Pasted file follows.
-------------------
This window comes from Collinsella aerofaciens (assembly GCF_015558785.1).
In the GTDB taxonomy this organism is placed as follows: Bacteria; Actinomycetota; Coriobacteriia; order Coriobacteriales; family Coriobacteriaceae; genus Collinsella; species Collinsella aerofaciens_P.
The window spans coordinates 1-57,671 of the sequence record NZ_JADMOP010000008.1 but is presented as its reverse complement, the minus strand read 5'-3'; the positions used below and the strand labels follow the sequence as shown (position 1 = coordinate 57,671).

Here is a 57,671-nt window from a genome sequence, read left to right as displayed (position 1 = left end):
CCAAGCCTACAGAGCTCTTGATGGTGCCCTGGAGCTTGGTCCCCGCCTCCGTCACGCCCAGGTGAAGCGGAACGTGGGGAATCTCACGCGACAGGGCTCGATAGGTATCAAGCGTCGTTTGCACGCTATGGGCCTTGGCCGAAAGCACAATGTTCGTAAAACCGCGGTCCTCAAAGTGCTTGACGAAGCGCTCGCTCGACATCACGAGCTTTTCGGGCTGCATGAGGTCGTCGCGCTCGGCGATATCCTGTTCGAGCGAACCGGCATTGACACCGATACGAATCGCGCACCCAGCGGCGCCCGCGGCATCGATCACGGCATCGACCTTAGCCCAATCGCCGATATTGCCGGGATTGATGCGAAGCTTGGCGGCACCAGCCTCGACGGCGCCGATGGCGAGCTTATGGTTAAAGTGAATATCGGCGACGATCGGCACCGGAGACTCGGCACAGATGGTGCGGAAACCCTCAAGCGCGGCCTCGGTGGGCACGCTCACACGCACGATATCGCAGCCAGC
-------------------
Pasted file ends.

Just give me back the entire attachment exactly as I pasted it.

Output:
This window comes from Collinsella aerofaciens (assembly GCF_015558785.1).
In the GTDB taxonomy this organism is placed as follows: Bacteria; Actinomycetota; Coriobacteriia; order Coriobacteriales; family Coriobacteriaceae; genus Collinsella; species Collinsella aerofaciens_P.
The window spans coordinates 1-57,671 of the sequence record NZ_JADMOP010000008.1 but is presented as its reverse complement, the minus strand read 5'-3'; the positions used below and the strand labels follow the sequence as shown (position 1 = coordinate 57,671).

Here is a 57,671-nt window from a genome sequence, read left to right as displayed (position 1 = left end):
CCAAGCCTACAGAGCTCTTGATGGTGCCCTGGAGCTTGGTCCCCGCCTCCGTCACGCCCAGGTGAAGCGGAACGTGGGGAATCTCACGCGACAGGGCTCGATAGGTATCAAGCGTCGTTTGCACGCTATGGGCCTTGGCCGAAAGCACAATGTTCGTAAAACCGCGGTCCTCAAAGTGCTTGACGAAGCGCTCGCTCGACATCACGAGCTTTTCGGGCTGCATGAGGTCGTCGCGCTCGGCGATATCCTGTTCGAGCGAACCGGCATTGACACCGATACGAATCGCGCACCCAGCGGCGCCCGCGGCATCGATCACGGCATCGACCTTAGCCCAATCGCCGATATTGCCGGGATTGATGCGAAGCTTGGCGGCACCAGCCTCGACGGCGCCGATGGCGAGCTTATGGTTAAAGTGAATATCGGCGACGATCGGCACCGGAGACTCGGCACAGATGGTGCGGAAACCCTCAAGCGCGGCCTCGGTGGGCACGCTCACACGCACGATATCGCAGCCAGC